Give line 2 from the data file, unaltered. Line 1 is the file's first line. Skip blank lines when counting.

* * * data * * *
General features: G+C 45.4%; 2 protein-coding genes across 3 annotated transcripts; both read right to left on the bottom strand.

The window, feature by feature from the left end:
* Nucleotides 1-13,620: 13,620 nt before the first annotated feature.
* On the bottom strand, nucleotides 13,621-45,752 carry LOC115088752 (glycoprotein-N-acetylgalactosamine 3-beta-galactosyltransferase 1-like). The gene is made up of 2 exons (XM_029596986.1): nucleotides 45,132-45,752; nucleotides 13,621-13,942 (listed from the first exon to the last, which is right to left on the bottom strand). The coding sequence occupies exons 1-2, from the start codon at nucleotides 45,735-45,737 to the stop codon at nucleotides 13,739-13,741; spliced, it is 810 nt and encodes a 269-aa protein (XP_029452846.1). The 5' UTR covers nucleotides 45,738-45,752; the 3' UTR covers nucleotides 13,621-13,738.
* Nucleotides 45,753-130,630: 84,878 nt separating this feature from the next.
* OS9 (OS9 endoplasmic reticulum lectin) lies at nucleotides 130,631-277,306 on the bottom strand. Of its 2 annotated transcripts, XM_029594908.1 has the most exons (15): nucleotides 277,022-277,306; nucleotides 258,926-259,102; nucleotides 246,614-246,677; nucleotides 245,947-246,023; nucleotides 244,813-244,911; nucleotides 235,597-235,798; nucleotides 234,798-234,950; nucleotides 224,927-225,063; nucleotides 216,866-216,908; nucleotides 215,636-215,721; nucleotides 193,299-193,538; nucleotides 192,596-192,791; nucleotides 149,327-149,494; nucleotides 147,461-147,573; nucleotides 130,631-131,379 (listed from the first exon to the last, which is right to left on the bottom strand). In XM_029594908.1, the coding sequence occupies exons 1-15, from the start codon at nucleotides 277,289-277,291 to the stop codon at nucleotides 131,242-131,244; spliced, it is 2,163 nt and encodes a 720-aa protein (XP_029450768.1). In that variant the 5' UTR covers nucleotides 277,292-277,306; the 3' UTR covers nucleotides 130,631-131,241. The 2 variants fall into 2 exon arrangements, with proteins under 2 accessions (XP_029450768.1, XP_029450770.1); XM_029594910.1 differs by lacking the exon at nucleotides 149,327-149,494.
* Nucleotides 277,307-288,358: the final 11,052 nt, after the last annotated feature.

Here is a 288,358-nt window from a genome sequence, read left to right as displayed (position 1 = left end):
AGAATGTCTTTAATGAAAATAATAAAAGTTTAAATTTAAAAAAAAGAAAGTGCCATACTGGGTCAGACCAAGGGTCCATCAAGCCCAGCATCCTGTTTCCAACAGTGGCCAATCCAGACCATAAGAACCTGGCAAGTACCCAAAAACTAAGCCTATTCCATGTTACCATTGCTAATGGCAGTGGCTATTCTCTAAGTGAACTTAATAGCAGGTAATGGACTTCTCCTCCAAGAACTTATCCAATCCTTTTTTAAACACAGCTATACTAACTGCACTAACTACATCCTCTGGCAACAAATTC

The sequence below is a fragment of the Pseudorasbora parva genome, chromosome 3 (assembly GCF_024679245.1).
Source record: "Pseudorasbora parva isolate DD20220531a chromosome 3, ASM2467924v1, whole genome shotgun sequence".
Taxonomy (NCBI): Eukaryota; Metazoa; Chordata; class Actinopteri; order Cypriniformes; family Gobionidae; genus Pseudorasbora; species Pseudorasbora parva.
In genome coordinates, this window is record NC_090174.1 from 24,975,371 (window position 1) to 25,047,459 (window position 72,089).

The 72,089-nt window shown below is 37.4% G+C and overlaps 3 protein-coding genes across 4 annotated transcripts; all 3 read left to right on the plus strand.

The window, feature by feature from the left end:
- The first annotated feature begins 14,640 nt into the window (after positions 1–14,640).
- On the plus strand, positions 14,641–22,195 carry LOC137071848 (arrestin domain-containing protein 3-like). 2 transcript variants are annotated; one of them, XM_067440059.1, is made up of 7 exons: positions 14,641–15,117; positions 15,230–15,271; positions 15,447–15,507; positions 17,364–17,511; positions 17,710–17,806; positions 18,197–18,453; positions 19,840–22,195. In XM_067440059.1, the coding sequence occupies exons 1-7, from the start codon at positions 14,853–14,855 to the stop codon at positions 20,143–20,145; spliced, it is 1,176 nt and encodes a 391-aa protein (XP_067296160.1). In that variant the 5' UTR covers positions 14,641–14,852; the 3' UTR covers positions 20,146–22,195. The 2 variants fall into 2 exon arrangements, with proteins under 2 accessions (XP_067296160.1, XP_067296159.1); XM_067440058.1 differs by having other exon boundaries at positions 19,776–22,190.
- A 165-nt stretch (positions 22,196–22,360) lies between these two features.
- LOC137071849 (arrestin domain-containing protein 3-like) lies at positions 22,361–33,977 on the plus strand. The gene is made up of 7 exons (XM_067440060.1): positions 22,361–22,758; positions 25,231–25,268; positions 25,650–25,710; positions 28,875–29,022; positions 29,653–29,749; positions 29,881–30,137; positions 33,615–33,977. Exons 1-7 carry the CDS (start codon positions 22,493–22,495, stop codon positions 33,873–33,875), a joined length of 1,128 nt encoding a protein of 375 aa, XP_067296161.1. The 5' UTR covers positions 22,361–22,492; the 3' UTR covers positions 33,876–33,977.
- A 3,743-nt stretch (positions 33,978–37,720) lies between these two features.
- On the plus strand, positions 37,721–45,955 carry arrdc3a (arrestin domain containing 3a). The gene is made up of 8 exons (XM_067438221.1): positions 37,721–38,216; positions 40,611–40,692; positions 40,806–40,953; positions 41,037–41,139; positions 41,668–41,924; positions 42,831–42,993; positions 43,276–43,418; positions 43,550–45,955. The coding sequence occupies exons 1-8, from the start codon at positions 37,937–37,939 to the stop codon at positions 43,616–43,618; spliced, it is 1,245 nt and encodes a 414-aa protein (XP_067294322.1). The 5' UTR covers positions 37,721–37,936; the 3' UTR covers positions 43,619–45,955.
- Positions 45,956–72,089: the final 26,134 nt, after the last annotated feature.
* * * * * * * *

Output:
The window, feature by feature from the left end: